I drove through the neighborhood near our home in the middle of a warm summer day. I know the families who live in those homes. I have seen their children climb on buses during the academic year.
And yet, as I drove, I did not see one child. Not one kid ran or biked or jumped. Not one child drew with chalk on the driveway. No one yelled “Red rover, red rover,” or blew bubbles, or jumped rope, or climbed a tree, or lay in the grass looking for pictures in the clouds. Not one.
Today, children play inside. They play with remotes and stare at the game on their TV screens. They watch movies and sit-coms and sit on the couch. They spend hours on the computer zinging one-liners at friends. Their clothes are now made with pockets for devices that deliver endless hours of music to their developing ears. They stay inside where electricity reigns while the wonder of creation goes undiscovered and unseen. Do we have to live like this?
In our family, we are in the midst of reducing our exposure to media, and it is a task we are struggling through. The open schedule of summer makes this work both easier and more difficult. When children are home during these warm months, the lure of screens is constant. With 24/7 programming, there is always something they can watch on TV. Computers draw them into social media, and gaming systems beckon to the conquering of the next amazing level. With school done and the day available, there is far more time to spend on all these things.
And yet, outside in the sunshine, there is so much to do! Bike rides to take, trails to explore, balls to throw, trees to climb, and thoughts to think. There are animals to observe, insects to inspect, and the wonder of creation--God-dreamed and perfect--to immerse ourselves in, discovering its intricacies. When our faces are pressed into our personal screens, we miss out on fellowship and all of the blessings of being in community.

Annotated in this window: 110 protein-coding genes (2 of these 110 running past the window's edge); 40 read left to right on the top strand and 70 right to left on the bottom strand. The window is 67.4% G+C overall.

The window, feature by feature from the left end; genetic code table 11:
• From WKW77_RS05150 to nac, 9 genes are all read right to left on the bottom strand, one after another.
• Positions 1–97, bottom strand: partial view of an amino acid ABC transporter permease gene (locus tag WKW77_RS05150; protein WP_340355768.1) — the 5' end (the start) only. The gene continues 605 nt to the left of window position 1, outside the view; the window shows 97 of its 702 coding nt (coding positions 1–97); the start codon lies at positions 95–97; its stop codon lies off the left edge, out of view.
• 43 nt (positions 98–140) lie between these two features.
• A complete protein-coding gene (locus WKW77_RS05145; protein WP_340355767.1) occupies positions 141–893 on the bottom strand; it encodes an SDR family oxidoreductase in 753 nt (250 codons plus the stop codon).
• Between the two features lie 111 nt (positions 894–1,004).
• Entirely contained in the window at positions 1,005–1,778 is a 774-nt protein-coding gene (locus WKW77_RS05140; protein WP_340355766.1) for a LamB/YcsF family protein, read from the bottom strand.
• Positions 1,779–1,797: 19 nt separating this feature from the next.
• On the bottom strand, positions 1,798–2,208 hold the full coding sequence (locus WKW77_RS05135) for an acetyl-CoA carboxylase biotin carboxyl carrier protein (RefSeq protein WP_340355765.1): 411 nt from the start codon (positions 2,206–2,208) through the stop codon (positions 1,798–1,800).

So shall we do away with screens altogether? Unplug ourselves and stay outside? Yet media itself is one of God's good gifts. We have the task of discovering how to use this gift well without making an idol out of the gift itself. Balance is a wonderful thing and teaching discernment is, as well. Here are some ideas we are trying that you might benefit from too.
The summer is an incredible time. Our schedules slow and we have time to share. It is time we need to protect and to use. Our children need time to explore creation and, in doing so, learn more about the Creator, too. What better way to use the days we have been given!
Rev. Dr. Rob Toornstra
Rev. Deb Koster